Classification, Functions, and Formation Plants and Animals Carbohydrates and Proteins

Others are fructose in fruit, honey, lactose in milk and malt.

Non-sweet carbohydrates – not sweet starch, are found it is the bulk in yams, bread, beans and cereals. These contain other valuable nutrients.

The main types of food/feed carbohydrates, their monosaccharide composition and their most common sources are listed below:

Table displaying the common food carbohydrates, types, composition and sources

Starch, dextrinsD-glucoseCereals, roots, tubers, plantains
CelluloseD-glucoseCereals, fruits, vegetables
GlycogenD-glucoseLiver, animal tissue, sweet corn
HemicelluosesL-Arabinose D-xyloseCereals, fruits, vegetables
GumsL-Rhamnose, D-galactose, mannose, glucose, glucuronicCereals, legumes, nuts, seaweeds
PentosanL-Arabinose, D-xyloseFruits, vegetables
Raffinose, StachyoseD-gal, D-gluLegume seeds, cereals
SucroseD-glu, D-fruSugarcane fruits, vegetables
MaltoseD-gluStarch syrups, malt, honey
LactoseD-gal, D-gluMilk, dairy products

Examples of Carbohydrates include Yam, maize, sorghum, wheat, breadfruit, cassava, sugar, plants, cereals, roots and tubers, etc.


Proteins are highly complex nitrogenous organic compounds occurring naturally in all living matter and forming an essential part of animal feed requirements.

Protein is important in feeding farm animals and human beings, because it is the nutrient found in highest concentration (after water) in organic and muscle tissues.

Protein is one of the critical nutrients particularly for young rapidly growing animals and for high producing mature animals such as dairy cows and fish.

The young, growing animal has the highest requirements for protein when expressed as a percentage of the diet.

In addition, productive functions such as gestation and lactation greatly increase the protein requirement because of the needs of the foetus during gestation and for milk protein production during lactation.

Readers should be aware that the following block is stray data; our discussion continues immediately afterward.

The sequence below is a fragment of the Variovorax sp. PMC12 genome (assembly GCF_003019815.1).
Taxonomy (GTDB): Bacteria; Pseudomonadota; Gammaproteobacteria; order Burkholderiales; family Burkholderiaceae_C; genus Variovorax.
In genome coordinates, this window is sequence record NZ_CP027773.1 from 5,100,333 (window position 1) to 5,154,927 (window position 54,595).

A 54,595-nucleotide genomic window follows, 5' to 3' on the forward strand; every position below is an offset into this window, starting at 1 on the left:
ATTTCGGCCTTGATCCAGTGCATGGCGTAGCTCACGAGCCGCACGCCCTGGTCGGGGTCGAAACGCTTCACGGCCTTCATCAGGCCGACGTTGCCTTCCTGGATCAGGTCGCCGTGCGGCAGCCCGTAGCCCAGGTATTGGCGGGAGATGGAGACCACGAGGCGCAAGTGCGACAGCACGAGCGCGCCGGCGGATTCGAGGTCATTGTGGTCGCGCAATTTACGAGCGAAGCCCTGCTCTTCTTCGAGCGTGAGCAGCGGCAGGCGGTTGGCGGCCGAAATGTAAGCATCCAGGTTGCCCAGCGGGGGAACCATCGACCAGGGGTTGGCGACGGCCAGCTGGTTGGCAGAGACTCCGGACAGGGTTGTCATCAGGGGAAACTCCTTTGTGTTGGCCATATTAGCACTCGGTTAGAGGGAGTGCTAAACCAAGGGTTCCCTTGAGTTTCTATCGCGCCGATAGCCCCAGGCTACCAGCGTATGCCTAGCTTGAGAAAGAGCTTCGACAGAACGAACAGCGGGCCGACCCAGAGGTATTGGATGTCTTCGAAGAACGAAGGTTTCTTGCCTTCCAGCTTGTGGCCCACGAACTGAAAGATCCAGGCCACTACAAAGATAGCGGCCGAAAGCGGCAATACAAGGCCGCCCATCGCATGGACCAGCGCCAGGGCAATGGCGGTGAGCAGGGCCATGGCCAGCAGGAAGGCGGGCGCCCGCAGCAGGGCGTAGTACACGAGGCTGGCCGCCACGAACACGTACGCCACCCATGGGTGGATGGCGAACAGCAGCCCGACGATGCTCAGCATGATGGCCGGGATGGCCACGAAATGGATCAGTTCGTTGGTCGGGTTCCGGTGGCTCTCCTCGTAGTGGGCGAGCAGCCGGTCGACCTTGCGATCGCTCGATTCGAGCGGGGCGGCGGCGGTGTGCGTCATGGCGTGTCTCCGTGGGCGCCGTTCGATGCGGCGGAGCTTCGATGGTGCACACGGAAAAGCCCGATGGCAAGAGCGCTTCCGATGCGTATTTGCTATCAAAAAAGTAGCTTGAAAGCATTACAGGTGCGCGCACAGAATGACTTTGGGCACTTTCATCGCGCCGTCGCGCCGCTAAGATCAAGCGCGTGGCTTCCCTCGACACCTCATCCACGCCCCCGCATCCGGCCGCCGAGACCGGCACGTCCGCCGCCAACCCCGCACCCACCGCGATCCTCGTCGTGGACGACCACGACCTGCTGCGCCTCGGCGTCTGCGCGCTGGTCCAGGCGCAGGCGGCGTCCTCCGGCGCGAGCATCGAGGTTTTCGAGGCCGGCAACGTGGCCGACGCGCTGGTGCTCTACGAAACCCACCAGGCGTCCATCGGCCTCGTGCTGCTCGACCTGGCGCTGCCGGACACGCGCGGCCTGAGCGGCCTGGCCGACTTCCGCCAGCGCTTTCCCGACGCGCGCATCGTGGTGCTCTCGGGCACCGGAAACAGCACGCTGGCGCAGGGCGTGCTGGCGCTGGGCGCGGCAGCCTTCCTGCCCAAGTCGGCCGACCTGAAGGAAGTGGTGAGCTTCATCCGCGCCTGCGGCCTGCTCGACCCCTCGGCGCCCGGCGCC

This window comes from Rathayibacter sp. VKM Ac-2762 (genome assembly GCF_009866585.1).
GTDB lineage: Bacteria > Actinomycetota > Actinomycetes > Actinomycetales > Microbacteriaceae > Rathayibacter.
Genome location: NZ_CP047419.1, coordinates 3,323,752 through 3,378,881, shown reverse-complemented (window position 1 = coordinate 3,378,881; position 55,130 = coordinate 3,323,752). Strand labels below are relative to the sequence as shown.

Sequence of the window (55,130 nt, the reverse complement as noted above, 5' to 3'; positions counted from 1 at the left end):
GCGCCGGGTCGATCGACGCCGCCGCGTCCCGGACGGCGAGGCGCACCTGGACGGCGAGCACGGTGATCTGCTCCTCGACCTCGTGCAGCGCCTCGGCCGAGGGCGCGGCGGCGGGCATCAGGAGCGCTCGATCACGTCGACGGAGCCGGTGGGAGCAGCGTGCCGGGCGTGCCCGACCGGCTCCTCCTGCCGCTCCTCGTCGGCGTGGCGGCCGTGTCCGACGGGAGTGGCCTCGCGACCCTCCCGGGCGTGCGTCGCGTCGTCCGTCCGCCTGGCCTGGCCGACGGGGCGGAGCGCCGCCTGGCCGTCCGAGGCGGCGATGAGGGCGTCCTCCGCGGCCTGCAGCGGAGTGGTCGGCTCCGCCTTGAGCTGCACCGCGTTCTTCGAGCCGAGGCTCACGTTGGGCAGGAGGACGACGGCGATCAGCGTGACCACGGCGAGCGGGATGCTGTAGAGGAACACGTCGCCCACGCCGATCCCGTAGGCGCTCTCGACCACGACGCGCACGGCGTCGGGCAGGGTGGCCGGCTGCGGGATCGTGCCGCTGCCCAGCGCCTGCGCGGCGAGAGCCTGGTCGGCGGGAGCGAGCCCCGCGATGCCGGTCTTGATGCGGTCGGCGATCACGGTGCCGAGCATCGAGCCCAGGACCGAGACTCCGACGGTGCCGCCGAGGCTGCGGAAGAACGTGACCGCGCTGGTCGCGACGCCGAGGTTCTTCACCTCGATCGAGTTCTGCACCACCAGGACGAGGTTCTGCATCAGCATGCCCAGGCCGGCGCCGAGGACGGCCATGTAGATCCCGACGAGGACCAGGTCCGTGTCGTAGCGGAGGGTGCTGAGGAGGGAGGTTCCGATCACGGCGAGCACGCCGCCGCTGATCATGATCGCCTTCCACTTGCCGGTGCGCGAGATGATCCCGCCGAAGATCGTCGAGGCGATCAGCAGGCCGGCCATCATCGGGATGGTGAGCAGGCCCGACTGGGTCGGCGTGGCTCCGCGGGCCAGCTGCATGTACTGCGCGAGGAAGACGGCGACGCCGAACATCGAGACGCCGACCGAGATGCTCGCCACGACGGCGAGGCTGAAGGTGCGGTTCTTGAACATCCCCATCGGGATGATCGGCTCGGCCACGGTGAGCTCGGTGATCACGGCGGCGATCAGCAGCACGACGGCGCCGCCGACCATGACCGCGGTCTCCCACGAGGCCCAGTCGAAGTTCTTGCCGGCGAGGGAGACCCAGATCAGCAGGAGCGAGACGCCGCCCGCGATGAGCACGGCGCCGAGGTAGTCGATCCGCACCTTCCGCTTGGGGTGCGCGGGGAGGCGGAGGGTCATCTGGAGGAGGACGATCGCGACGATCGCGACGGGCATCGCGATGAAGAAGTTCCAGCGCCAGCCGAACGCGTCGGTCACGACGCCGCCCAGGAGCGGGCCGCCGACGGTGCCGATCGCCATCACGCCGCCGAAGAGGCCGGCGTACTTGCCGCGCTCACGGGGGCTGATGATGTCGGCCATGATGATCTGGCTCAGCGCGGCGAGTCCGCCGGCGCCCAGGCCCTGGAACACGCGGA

Optimal use of protein is a must in any practical feeding system, since protein supplements are much more expensive than energy, fibrous and fat feedstuffs and wasteful usage increase the cost of production in almost all instances.

If there is shortage of fat in the diet, then carbohydrates and proteins can be converted into body fat.

If there is shortage of carbohydrate in the diets, fats and proteins can be converted into energy, but if we are short of protein in the diet, carbohydrates and fats cannot be used to build up the body or repair the wear and tear that takes place.

It is therefore essential that an adequate quantity and quality of protein is supplied by the feed.

Protein Quality

Proteins are made up of some building blocks (individual organic compounds) called amino acids. Protein quality is a measure of the ability of protein supplement/feedstuffs to supply needed amino acids in the diet when ingested (plant and animal origins).

For practical purposes, protein quality refers to the amount and ratio of essential amino acids in a protein source.

The amino acids contained may either be essential amino acids (indispensable) which are those amino acids that are required for the functioning of the body but cannot be synthesized in the body hence, they must be supplied in the diet.

The non-essential amino acids are those amino acids that are necessary for the functioning of the body but can be synthesized within the body (dispensable). Therefore, a good quality protein is that which contains a high proportion of the essential amino acids.

The term biological value is used to express protein quality and it is dependent on the relative quantities of the essential amino acids present.

For all practical purposes, egg has a biological value of 100 and considered a standard good quality protein, however, cereals like maize/corn have low biological value of 40 as it lacks the amino acid lysine.

Ten (10) essential amino acids are Arginine, Histidine, Isoleucine, Leucine, Lysine, Methionine, Phenylalanine, Threonine, Tryptophan, Valine. The non-essential amino acids are – Alanine, Asparagine, Aspartic acid, Glutamic acid, Glutamine, Glycine, Proline, Cysteine, Tyrosine, Serine.

It is the specific sequence of amino acids and the manner in which the amino acids strands are connected to each other than determines the physical and chemical properties of each individual protein and its biological functions.

Types of Protein Based On Origin

There are two main types of proteins; Animal Proteins and Plant Proteins.

Characteristics of Animal Proteins

These are proteins of animal origin.

Have better quality protein than vegetable proteins.

Have high biological value meaning high profile of essential amino acids.